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10 secret places to discover in Snowdonia

22nd September 2014 Print
Nantlle Ridge

A region in North Wales with a national park of 823 square miles, Snowdonia is best known for its breathtaking views, rocky terrains, stunning seascapes and hidden valleys.

But beyond the spectacular mountains and beaches, Snowdonia offers you the chance to explore the mysterious heritage of the surrounding towns, the fascinating history behind the Welsh landscape and the hidden gems to be found in-between.

Start your journey to discover and experience ten secrets of Snowdonia:

1. Scramble up Nantlle Ridge for breathtaking views

Discover the challenge of mountainous hill walking with fewer crowds on the Nantlle Ridge, a small range of mountains which runs south west from the village of Rhyd Ddu and ends above Nebo in the Nantlle Valley. You'll have some of the oldest, toughest Welsh rocks beneath your feet and spectacular views to feast your eyes on.

2. Get tongue-tied at Nant Gwrtheyrn Language Centre

The Welsh language is part of the fabric of life in Snowdonia, so what better way to embrace the culture than by visiting Nant Gwrtheyrn Welsh Language and Heritage Centre, tucked away near Llithfaen on the beautiful Llyn Peninsula?                                                                                                                                                                 

3. Take a dive into Fairbourne's secret Blue Pool

Set inside a mysterious cavern entered via a short, dark tunnel, the deep blue waters of Fairbourne's Blue Pool with leave you refreshed. Take a daring dive off the rocks or a leisurely swim in the clear, cool waters as you reconnect with nature.

4. Discover the hidden beaches of the Llyn Peninsula

'Snowdon's arm' is a wildly beautiful peninsula, which will provide you with a fantastic blend of culture and heritage. With a wide range of stunning cliffs, bays and beaches, it is little wonder that the coast is a protected 'Area of Outstanding Natural Beauty'.  Rest your feet on the squeaking sand of Porth Oer, known as Whistling Sands, or go surfing at Porth Neigwl, also known as Hell's Mouth.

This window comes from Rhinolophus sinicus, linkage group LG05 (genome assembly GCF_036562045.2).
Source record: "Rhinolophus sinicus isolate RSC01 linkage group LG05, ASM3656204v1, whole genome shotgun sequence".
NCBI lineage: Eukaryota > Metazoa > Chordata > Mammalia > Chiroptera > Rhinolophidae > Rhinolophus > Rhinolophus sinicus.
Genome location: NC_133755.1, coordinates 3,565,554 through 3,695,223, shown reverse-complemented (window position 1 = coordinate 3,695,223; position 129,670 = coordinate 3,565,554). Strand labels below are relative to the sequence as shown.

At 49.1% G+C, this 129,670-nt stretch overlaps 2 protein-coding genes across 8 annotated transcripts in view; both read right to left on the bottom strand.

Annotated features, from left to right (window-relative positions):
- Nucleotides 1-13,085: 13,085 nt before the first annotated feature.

5. Ride the world's first preserved railway

Running for over seven miles from Cardigan Bay through the green mountains of the sourthern Snowdonia National Park, Talyllyn is the world's first preserved railway. Explore the strong steam heritage and the inspiration behind the stories of Thomas the Tank Engine while soaking up the classic rural landscape.

6. Follow in the footsteps of the Princes of Gwynedd

Visit the sites of Sharon Penman's 'Princes of Gwynedd' novels, which cover the period from 1183 to 1283. There is a wealth of history here for you to delve into, from archaeological sites to churches and majestic castles.

7. Stumble across the mysterious Bardsey Island

Also known as the 'legendary island of 20,000 saints', Bardsey Island lies off the Llyn Peninsula in Gwynedd and has been an important religious site since Saint Cadfan built a monastery there in 516. The island is now famous for its rugged scenery and beautiful wildlife, for you to explore its remoteness, spirituality and sacredness, and its legendary claim to be the resting place of King Arthur.

8. Soak up the beauty of Plas Brondanw gardens

The Brondanw Estate lies in the Snowdonia National Park, between Snowdon and the sea, and the gardens are considered to be Sir Clough Williams-Ellis most marvellous creation. As well as marvelling at the spectacular flora and fauna, you can take a relaxing break in the garden café, which serves Welsh produce at its very best.

9. Drink in the exotic plant life of Parc Glynllifon

Once described as Wales' best kept secret, Parc Glynllifon offers 70 acres of exotic trees and plants, which were imported and planted over 150 years ago.  Enjoy a leisurely walk through the grounds, visit the craft and design workshops or enjoy a snack at the Black Cat Café.

10. Test your tyres on Penmachno Mountain Bike Trails

With its 30km of scenic forest trail, riding through Snowdonia National Park should be high on your to-do list. The trails are split into two loops, which can be ridden individually or as one amazing 30km ride. Catch your break after Loop 1, before the views of Loop 2 take it away again.

For further information, see

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Nantlle Ridge